Her Dad was not a nice guy, and even though he could understand the effect of some of his bad choices at the end of his life, aka his relationship with Zoey, at his heart, he was a mafia boss. He loved glamour, gaudiness, T & A, and not much else. Pretty much the antithesis of Zoey and everything she stands for.
“A clean conscience is expensive, it’s the reason most men have to live paycheck to paycheck.”
What Zoey finds out very quickly in the story is that everyone is trying to kill her in new and exciting ways. While Zoey is a strong person at her heart, there are only so many electrified super bad guys one can take. She can’t do it alone; she will not survive the night.
So she rehires her Dad’s team of fixers to help keep her alive. Their ability to use imagination and resources to solve problems, usually in a very creative way, is one of the main reasons you should be reading this book. That, and how much I enjoyed when Zoey lets her inner moxie out to play.
According to the millions of viewers who are recording her every move in Tabula Ra$a, she is small and “cow-like” (according to her detractors), but she will only take so much shit then it is game on.
This group of fixers, along with Zoey, work to find something that is missing and keep away from the comically ridiculous bad guys. All the while, Zoey navigates this futuristic lawless city and keep her morality and her values intact.
“The gun without the training just means you’ve given your attacker a free gun.”
Under all the skullduggery, futuristic violence, and excellent writing are fundamental ideas about the public’s effects of mass access to one’s personal life. If one has access 24/7, what does that do to culture? Is there even a culture, or is it a swirling miasma minute to minute that has no value?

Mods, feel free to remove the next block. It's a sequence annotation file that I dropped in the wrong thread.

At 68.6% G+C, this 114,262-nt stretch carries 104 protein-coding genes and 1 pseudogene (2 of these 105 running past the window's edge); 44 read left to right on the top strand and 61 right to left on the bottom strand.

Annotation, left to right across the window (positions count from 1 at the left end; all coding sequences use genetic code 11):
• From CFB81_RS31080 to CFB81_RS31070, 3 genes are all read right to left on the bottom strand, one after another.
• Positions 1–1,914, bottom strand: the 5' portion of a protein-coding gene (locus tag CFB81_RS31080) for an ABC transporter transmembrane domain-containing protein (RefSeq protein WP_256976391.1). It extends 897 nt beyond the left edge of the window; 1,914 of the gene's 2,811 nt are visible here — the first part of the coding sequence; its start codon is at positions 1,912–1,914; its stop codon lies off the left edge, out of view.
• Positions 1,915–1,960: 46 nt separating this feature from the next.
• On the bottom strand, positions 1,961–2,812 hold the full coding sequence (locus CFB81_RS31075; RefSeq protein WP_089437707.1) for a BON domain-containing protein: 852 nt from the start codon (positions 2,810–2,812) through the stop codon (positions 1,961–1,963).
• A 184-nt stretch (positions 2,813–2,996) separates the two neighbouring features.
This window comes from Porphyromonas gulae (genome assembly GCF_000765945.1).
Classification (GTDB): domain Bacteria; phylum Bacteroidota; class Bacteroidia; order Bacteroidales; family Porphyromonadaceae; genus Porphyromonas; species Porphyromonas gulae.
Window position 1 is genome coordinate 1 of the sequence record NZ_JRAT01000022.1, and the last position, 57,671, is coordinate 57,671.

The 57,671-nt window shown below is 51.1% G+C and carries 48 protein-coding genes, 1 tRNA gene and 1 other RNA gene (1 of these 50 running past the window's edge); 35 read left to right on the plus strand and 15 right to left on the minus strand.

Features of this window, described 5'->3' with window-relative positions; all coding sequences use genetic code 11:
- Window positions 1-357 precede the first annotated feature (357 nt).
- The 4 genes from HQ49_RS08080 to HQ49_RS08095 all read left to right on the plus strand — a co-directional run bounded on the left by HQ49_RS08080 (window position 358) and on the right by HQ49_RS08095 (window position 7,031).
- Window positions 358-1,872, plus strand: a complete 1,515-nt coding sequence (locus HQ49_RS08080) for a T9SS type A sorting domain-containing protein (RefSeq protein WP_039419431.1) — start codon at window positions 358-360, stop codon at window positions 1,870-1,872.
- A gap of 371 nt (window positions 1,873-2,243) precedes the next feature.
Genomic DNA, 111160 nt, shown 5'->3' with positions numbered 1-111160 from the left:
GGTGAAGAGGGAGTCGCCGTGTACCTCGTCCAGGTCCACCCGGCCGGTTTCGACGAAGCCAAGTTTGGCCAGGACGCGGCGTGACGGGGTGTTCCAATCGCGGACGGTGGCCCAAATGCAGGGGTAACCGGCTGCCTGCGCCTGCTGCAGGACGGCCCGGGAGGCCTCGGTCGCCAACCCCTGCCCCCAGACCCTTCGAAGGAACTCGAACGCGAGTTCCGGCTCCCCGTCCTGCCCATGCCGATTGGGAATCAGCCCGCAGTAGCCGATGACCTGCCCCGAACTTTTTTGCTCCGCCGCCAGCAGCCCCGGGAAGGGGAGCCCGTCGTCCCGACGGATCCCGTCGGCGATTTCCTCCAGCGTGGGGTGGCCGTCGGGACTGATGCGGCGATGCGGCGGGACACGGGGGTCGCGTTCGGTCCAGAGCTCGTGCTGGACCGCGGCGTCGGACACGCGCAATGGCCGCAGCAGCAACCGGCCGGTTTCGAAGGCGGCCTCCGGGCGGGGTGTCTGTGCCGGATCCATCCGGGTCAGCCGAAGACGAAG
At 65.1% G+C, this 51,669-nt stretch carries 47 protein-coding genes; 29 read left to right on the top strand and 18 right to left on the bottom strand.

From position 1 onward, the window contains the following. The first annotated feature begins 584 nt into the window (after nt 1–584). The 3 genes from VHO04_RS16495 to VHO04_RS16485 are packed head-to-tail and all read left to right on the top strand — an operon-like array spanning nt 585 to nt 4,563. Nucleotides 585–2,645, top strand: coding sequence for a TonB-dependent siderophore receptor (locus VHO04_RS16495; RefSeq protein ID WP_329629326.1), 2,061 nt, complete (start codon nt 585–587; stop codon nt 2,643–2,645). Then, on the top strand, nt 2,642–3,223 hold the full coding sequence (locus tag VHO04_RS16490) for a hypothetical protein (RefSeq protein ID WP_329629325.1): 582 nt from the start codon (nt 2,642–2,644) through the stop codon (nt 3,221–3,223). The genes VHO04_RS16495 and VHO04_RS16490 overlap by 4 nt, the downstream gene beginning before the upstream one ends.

Futuristic Violence and Fancy suit is not for sensitive readers. There is a lot of misogyny and violence in general and Zoey specifically. Zoey gets beat up a lot and brutally. But there is no sexual assault or anything of that nature. All that being said, I didn’t think that the violence was gratuitous. I felt that it was in service to the narrative. The violence is so ridiculous and outlandish that it becomes comical. As a reader, if you are sensitive to violence in general, this book is not for you. I suggest reading Wong’s other series instead.
This story is fun and action-packed. It is well-paced, and the combination of futuristic craziness and snark from Zoey kept me on my toes. I recommend it to anyone wanting some fun because Zoey and the gang are entertaining.
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Elizabeth Tabler runs Beforewegoblog and is constantly immersed in fantasy stories. She was at one time an architect but divides her time now between her family in Portland, Oregon, and as many book worlds as she can get her hands on. She is also a huge fan of Self Published fantasy and is on Team Qwillery as a judge for SPFBO5. You will find her with a coffee in one hand and her iPad in the other. Find her on: Goodreads / Instagram / Pinterest / Twitter